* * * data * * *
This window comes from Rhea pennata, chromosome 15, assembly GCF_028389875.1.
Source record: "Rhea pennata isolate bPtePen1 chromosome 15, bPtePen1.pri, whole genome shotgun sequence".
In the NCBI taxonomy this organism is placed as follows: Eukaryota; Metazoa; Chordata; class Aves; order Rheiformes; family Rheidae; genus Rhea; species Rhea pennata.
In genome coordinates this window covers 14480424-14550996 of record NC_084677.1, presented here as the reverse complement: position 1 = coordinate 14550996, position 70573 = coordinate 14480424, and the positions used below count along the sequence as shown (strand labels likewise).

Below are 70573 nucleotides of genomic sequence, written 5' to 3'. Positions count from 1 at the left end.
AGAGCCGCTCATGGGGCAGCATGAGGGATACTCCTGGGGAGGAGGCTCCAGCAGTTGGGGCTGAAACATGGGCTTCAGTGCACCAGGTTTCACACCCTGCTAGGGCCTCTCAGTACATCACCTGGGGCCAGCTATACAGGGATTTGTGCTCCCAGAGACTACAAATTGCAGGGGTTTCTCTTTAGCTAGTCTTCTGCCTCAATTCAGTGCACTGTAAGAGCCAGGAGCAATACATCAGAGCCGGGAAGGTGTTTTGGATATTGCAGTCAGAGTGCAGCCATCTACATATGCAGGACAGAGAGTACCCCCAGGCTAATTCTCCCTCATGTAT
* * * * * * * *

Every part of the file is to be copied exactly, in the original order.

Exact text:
This window comes from Rhea pennata, chromosome 15, assembly GCF_028389875.1.
Source record: "Rhea pennata isolate bPtePen1 chromosome 15, bPtePen1.pri, whole genome shotgun sequence".
In the NCBI taxonomy this organism is placed as follows: Eukaryota; Metazoa; Chordata; class Aves; order Rheiformes; family Rheidae; genus Rhea; species Rhea pennata.
In genome coordinates this window covers 14480424-14550996 of record NC_084677.1, presented here as the reverse complement: position 1 = coordinate 14550996, position 70573 = coordinate 14480424, and the positions used below count along the sequence as shown (strand labels likewise).

Below are 70573 nucleotides of genomic sequence, written 5' to 3'. Positions count from 1 at the left end.
AGAGCCGCTCATGGGGCAGCATGAGGGATACTCCTGGGGAGGAGGCTCCAGCAGTTGGGGCTGAAACATGGGCTTCAGTGCACCAGGTTTCACACCCTGCTAGGGCCTCTCAGTACATCACCTGGGGCCAGCTATACAGGGATTTGTGCTCCCAGAGACTACAAATTGCAGGGGTTTCTCTTTAGCTAGTCTTCTGCCTCAATTCAGTGCACTGTAAGAGCCAGGAGCAATACATCAGAGCCGGGAAGGTGTTTTGGATATTGCAGTCAGAGTGCAGCCATCTACATATGCAGGACAGAGAGTACCCCCAGGCTAATTCTCCCTCATGTAT